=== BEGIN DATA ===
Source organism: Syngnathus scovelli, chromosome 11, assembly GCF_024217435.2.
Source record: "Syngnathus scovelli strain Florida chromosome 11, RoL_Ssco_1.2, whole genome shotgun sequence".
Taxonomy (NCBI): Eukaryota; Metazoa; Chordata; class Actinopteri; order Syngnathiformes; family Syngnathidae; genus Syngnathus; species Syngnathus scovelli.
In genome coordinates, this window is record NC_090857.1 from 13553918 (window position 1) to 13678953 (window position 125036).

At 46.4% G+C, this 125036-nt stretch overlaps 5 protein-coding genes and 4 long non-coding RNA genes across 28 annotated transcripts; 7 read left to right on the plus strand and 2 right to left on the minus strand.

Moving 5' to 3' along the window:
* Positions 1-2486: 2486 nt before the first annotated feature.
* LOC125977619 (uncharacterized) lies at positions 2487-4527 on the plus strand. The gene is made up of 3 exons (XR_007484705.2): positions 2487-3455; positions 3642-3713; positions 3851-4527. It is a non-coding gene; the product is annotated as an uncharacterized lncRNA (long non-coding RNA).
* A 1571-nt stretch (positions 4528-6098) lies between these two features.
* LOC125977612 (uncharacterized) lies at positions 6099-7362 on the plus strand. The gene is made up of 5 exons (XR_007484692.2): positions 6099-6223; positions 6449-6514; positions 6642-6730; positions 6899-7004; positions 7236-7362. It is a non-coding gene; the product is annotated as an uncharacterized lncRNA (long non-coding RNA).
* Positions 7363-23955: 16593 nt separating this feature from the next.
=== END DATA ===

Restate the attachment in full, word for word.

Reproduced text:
Source organism: Syngnathus scovelli, chromosome 11, assembly GCF_024217435.2.
Source record: "Syngnathus scovelli strain Florida chromosome 11, RoL_Ssco_1.2, whole genome shotgun sequence".
Taxonomy (NCBI): Eukaryota; Metazoa; Chordata; class Actinopteri; order Syngnathiformes; family Syngnathidae; genus Syngnathus; species Syngnathus scovelli.
In genome coordinates, this window is record NC_090857.1 from 13553918 (window position 1) to 13678953 (window position 125036).

At 46.4% G+C, this 125036-nt stretch overlaps 5 protein-coding genes and 4 long non-coding RNA genes across 28 annotated transcripts; 7 read left to right on the plus strand and 2 right to left on the minus strand.

Moving 5' to 3' along the window:
* Positions 1-2486: 2486 nt before the first annotated feature.
* LOC125977619 (uncharacterized) lies at positions 2487-4527 on the plus strand. The gene is made up of 3 exons (XR_007484705.2): positions 2487-3455; positions 3642-3713; positions 3851-4527. It is a non-coding gene; the product is annotated as an uncharacterized lncRNA (long non-coding RNA).
* A 1571-nt stretch (positions 4528-6098) lies between these two features.
* LOC125977612 (uncharacterized) lies at positions 6099-7362 on the plus strand. The gene is made up of 5 exons (XR_007484692.2): positions 6099-6223; positions 6449-6514; positions 6642-6730; positions 6899-7004; positions 7236-7362. It is a non-coding gene; the product is annotated as an uncharacterized lncRNA (long non-coding RNA).
* Positions 7363-23955: 16593 nt separating this feature from the next.